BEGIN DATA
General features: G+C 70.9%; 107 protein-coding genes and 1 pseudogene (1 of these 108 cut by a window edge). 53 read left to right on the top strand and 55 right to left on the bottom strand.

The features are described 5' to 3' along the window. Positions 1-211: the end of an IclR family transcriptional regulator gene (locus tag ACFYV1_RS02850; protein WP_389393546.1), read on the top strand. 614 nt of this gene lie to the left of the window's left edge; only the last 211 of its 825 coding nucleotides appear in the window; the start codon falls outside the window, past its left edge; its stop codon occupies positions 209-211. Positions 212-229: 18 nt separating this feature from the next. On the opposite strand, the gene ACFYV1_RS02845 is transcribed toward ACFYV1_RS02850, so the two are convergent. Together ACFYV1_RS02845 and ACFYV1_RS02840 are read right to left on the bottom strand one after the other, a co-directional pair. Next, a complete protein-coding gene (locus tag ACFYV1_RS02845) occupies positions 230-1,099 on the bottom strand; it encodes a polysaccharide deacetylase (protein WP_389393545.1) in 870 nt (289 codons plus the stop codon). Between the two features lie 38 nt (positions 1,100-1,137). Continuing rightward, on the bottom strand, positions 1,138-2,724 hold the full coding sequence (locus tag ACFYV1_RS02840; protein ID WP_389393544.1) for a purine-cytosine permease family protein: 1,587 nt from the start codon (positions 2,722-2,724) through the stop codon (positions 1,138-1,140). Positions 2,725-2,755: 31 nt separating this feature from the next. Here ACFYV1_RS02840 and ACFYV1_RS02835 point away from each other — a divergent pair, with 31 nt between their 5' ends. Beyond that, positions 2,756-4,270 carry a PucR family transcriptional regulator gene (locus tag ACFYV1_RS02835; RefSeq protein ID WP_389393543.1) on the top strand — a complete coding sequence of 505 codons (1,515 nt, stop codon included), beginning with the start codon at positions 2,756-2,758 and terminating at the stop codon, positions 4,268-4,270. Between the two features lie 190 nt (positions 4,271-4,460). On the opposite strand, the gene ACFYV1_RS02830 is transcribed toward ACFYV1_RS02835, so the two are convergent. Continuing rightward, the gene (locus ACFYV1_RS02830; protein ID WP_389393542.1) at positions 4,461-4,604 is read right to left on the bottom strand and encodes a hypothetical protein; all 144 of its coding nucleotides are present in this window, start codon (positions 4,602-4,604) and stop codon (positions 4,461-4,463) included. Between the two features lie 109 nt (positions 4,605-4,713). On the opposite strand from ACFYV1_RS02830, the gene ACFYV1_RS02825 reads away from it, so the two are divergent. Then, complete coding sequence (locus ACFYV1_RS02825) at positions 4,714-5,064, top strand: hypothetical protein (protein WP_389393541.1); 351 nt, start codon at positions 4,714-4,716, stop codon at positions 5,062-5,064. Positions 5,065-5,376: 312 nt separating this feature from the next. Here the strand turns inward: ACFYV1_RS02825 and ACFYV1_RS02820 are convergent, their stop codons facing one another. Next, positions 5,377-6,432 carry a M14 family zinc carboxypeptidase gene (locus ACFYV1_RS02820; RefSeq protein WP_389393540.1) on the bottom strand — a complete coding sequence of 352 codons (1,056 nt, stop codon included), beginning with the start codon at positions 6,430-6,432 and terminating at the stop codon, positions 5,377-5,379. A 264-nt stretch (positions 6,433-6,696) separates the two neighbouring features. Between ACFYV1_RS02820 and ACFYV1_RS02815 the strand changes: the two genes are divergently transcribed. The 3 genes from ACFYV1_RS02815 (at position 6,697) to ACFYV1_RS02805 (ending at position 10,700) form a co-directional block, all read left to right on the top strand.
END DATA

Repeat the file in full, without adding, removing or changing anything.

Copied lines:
General features: G+C 70.9%; 107 protein-coding genes and 1 pseudogene (1 of these 108 cut by a window edge). 53 read left to right on the top strand and 55 right to left on the bottom strand.

The features are described 5' to 3' along the window. Positions 1-211: the end of an IclR family transcriptional regulator gene (locus tag ACFYV1_RS02850; protein WP_389393546.1), read on the top strand. 614 nt of this gene lie to the left of the window's left edge; only the last 211 of its 825 coding nucleotides appear in the window; the start codon falls outside the window, past its left edge; its stop codon occupies positions 209-211. Positions 212-229: 18 nt separating this feature from the next. On the opposite strand, the gene ACFYV1_RS02845 is transcribed toward ACFYV1_RS02850, so the two are convergent. Together ACFYV1_RS02845 and ACFYV1_RS02840 are read right to left on the bottom strand one after the other, a co-directional pair. Next, a complete protein-coding gene (locus tag ACFYV1_RS02845) occupies positions 230-1,099 on the bottom strand; it encodes a polysaccharide deacetylase (protein WP_389393545.1) in 870 nt (289 codons plus the stop codon). Between the two features lie 38 nt (positions 1,100-1,137). Continuing rightward, on the bottom strand, positions 1,138-2,724 hold the full coding sequence (locus tag ACFYV1_RS02840; protein ID WP_389393544.1) for a purine-cytosine permease family protein: 1,587 nt from the start codon (positions 2,722-2,724) through the stop codon (positions 1,138-1,140). Positions 2,725-2,755: 31 nt separating this feature from the next. Here ACFYV1_RS02840 and ACFYV1_RS02835 point away from each other — a divergent pair, with 31 nt between their 5' ends. Beyond that, positions 2,756-4,270 carry a PucR family transcriptional regulator gene (locus tag ACFYV1_RS02835; RefSeq protein ID WP_389393543.1) on the top strand — a complete coding sequence of 505 codons (1,515 nt, stop codon included), beginning with the start codon at positions 2,756-2,758 and terminating at the stop codon, positions 4,268-4,270. Between the two features lie 190 nt (positions 4,271-4,460). On the opposite strand, the gene ACFYV1_RS02830 is transcribed toward ACFYV1_RS02835, so the two are convergent. Continuing rightward, the gene (locus ACFYV1_RS02830; protein ID WP_389393542.1) at positions 4,461-4,604 is read right to left on the bottom strand and encodes a hypothetical protein; all 144 of its coding nucleotides are present in this window, start codon (positions 4,602-4,604) and stop codon (positions 4,461-4,463) included. Between the two features lie 109 nt (positions 4,605-4,713). On the opposite strand from ACFYV1_RS02830, the gene ACFYV1_RS02825 reads away from it, so the two are divergent. Then, complete coding sequence (locus ACFYV1_RS02825) at positions 4,714-5,064, top strand: hypothetical protein (protein WP_389393541.1); 351 nt, start codon at positions 4,714-4,716, stop codon at positions 5,062-5,064. Positions 5,065-5,376: 312 nt separating this feature from the next. Here the strand turns inward: ACFYV1_RS02825 and ACFYV1_RS02820 are convergent, their stop codons facing one another. Next, positions 5,377-6,432 carry a M14 family zinc carboxypeptidase gene (locus ACFYV1_RS02820; RefSeq protein WP_389393540.1) on the bottom strand — a complete coding sequence of 352 codons (1,056 nt, stop codon included), beginning with the start codon at positions 6,430-6,432 and terminating at the stop codon, positions 5,377-5,379. A 264-nt stretch (positions 6,433-6,696) separates the two neighbouring features. Between ACFYV1_RS02820 and ACFYV1_RS02815 the strand changes: the two genes are divergently transcribed. The 3 genes from ACFYV1_RS02815 (at position 6,697) to ACFYV1_RS02805 (ending at position 10,700) form a co-directional block, all read left to right on the top strand.